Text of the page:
View Full Version : Legacy of Loki world map
03-05-2010, 08:28 AM
"Legacy of Loki" is the name I'm currently using for my fantasy world (gaming world, and potentially a fantasy book, if I can get my act together).
The general idea with the world is it was once a land on which the gods walked amongst the men. However, an apocalyptic war broke out between the all-father and creator Ahn, and his children led by his eldest son Resha.
After a giant battle, with millions of soldiers lost on each side, Resha manages to slay Ahn through a combination of trickery and a secret weapon. The slain god's mortal form shatters, unleashing a catastrophic explosion of energy.
This event is called the sundering, and is kinda necessary break the existing societies, and plunge them into a cultural and technological dark age. My big problem though, is how exactly this would affect the land.
Attached is a rough draft i quickly hammered out in photoshop, showing the rough landscape, along with mountains (grey), rivers (light blue), grasslands (yellow-green), desert (pale yellow), forest (darker green), and marshes (a reddish kinda colour that was meant to be brown). I'm colourblind, so those are at best approximations for what may actually show up on your screen :P. There are also a few cities as black dots.
Note that some areas I haven't thought about much yet, and so they aren't particularily developed in terms of their geography.
What I really need help from you all on is this: were such an explosion to occur how would it affect the landscape?
Right now I have the Sundering creating essentially a giant circular crater, probably about the size of France. Is this really what would happen though? Also, were the explosion to occur near water, what kind of effect would a tidal wave of those proportions have? If it were to, say, sweep across some grasslands to meet the ocean on the other side, would it scour away the earth and leave a channel? Or would it just wash away everything in its path and leave a big soggy patch of mud?
Note, my current plan was to have the area under that circle as being the cultural center for the first empire of man, which was all but obliterated by the sundering.
Also, I have almost no idea how any geographic features form, so I'd huuuugely appreciate any comments / criticisms / suggestions about how change things around so that they're more realistic.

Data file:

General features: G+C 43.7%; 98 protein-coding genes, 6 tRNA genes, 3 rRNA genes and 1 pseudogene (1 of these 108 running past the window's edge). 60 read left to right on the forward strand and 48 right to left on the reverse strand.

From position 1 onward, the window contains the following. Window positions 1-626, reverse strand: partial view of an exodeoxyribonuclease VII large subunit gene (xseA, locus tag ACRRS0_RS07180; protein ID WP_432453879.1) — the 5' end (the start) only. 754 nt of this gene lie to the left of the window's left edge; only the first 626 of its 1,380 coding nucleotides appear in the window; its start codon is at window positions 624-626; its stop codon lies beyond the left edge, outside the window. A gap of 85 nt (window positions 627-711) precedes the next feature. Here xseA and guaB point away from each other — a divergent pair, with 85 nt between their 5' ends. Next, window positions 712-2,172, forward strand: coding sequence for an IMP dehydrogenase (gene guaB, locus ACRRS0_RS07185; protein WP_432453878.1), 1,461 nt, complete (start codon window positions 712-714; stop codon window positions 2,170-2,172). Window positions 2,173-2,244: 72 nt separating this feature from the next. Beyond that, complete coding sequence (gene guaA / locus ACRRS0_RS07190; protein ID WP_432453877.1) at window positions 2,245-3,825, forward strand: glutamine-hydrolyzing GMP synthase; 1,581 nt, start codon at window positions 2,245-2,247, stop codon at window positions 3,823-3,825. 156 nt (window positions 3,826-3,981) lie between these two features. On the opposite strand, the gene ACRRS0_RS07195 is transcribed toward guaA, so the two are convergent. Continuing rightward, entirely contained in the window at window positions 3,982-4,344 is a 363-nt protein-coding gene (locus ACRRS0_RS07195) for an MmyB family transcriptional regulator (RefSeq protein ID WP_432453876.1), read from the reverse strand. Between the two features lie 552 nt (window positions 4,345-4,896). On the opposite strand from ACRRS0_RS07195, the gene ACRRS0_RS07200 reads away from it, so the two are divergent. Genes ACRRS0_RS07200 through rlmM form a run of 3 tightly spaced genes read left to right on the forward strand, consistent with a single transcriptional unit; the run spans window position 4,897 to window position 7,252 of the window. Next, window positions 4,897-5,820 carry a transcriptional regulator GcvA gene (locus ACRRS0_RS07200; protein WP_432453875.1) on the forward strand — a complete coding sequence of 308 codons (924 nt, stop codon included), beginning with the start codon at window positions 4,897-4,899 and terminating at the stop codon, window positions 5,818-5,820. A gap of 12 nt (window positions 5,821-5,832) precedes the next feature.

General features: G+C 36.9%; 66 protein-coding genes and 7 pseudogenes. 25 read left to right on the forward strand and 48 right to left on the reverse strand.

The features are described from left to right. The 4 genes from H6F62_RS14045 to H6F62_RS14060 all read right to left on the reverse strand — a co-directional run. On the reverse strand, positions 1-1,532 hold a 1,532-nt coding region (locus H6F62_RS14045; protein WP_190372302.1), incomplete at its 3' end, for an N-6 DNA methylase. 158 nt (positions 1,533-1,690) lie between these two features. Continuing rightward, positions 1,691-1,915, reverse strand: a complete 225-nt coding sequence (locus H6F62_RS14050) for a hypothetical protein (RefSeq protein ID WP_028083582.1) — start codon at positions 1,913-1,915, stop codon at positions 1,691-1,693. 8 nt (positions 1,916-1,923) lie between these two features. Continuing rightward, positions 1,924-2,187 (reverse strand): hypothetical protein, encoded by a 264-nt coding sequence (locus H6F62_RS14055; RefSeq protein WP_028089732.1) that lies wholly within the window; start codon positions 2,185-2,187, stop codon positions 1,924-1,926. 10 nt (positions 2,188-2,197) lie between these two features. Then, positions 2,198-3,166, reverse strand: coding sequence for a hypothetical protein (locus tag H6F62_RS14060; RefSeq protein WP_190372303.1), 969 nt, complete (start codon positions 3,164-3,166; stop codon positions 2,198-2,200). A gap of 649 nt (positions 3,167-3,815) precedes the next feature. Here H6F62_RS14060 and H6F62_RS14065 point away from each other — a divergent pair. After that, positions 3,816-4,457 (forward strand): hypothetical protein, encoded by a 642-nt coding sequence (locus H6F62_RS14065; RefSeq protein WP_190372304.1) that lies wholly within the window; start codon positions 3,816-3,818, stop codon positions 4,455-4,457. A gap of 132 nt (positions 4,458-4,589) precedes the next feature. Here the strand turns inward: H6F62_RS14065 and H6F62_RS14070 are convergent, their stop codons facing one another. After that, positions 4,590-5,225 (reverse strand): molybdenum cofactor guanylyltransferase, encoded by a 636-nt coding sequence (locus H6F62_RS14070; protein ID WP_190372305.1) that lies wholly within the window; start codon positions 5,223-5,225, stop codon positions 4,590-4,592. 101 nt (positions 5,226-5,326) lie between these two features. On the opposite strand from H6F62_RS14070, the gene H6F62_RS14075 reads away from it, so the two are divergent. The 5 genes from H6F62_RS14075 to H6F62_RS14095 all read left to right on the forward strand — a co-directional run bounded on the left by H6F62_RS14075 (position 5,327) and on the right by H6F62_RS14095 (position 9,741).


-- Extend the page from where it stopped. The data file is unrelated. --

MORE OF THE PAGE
Thanks for reading!
03-05-2010, 08:23 PM
I like your landforms. And I feel for you; I am also color-blind, and it's a real handicap. I go by rgb values a lot... but that approach is naturally somewhat limited.
There are some river violations on your map. In general, rivers can merge but they don't split up. Lakes will have only one outlet. And rivers won't connect two oceans (you'd have to have your fantasy world's population dig a canal for that).
03-08-2010, 08:41 AM
Thanks for your reply Bartmoss.
I'm guessing the "river going into two seas" is up in the north , with a dot right in the middle. That's actually two rivers, one coming from the west and another from the east. The two rivers come within maybe 10 miles of each other before diverging off in different directions. I actually threw this one out to the community (http://www.cartographersguild.com/showthread.php?6902-need-help-from-the-river-police&p=77929#post77929) before, and from the response it sounded as though it was possible, if unlikely, an occurrence. The idea was for two cities to grow in tandem along the banks of two rivers that formed major trading routes. They eventually grew into each other and merged into a single city, and eventually became the centre for a major roman-styled empire.
The two-rivers-coming-out-of-one-lake thing though, is that strictly impossible? Or just unlikely?
I really need to make myself some earth science or geography friends or something :)
Working madly away at a paper due Tuesday, so I really shouldn't even be considering any of this stuff right now. Funny how the creative inspiration always seems to come when you're procrastinating on something more important...